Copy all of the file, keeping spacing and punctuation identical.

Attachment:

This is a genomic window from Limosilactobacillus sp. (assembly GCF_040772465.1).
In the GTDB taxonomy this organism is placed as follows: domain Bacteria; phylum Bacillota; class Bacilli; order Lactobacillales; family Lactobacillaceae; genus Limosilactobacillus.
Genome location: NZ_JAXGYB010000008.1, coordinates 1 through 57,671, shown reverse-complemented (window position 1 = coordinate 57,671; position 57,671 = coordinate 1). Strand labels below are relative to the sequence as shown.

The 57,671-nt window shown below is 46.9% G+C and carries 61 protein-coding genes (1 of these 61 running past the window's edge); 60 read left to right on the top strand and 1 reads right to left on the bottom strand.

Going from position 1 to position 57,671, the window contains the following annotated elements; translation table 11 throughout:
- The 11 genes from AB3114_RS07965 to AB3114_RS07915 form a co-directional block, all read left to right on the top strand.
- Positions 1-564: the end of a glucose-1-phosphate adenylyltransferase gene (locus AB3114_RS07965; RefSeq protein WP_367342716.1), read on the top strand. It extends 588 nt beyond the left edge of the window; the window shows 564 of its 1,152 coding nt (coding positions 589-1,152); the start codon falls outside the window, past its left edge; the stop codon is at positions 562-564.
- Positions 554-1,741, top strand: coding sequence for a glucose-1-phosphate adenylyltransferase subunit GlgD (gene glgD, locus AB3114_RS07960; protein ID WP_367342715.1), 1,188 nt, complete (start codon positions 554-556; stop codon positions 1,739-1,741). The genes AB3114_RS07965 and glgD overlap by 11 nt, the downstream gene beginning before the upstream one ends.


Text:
This is a genomic window from Limosilactobacillus sp. (assembly GCF_040772465.1).
In the GTDB taxonomy this organism is placed as follows: domain Bacteria; phylum Bacillota; class Bacilli; order Lactobacillales; family Lactobacillaceae; genus Limosilactobacillus.
Genome location: NZ_JAXGYB010000008.1, coordinates 1 through 57,671, shown reverse-complemented (window position 1 = coordinate 57,671; position 57,671 = coordinate 1). Strand labels below are relative to the sequence as shown.

The 57,671-nt window shown below is 46.9% G+C and carries 61 protein-coding genes (1 of these 61 running past the window's edge); 60 read left to right on the top strand and 1 reads right to left on the bottom strand.

Going from position 1 to position 57,671, the window contains the following annotated elements; translation table 11 throughout:
- The 11 genes from AB3114_RS07965 to AB3114_RS07915 form a co-directional block, all read left to right on the top strand.
- Positions 1-564: the end of a glucose-1-phosphate adenylyltransferase gene (locus AB3114_RS07965; RefSeq protein WP_367342716.1), read on the top strand. It extends 588 nt beyond the left edge of the window; the window shows 564 of its 1,152 coding nt (coding positions 589-1,152); the start codon falls outside the window, past its left edge; the stop codon is at positions 562-564.
- Positions 554-1,741, top strand: coding sequence for a glucose-1-phosphate adenylyltransferase subunit GlgD (gene glgD, locus AB3114_RS07960; protein ID WP_367342715.1), 1,188 nt, complete (start codon positions 554-556; stop codon positions 1,739-1,741). The genes AB3114_RS07965 and glgD overlap by 11 nt, the downstream gene beginning before the upstream one ends.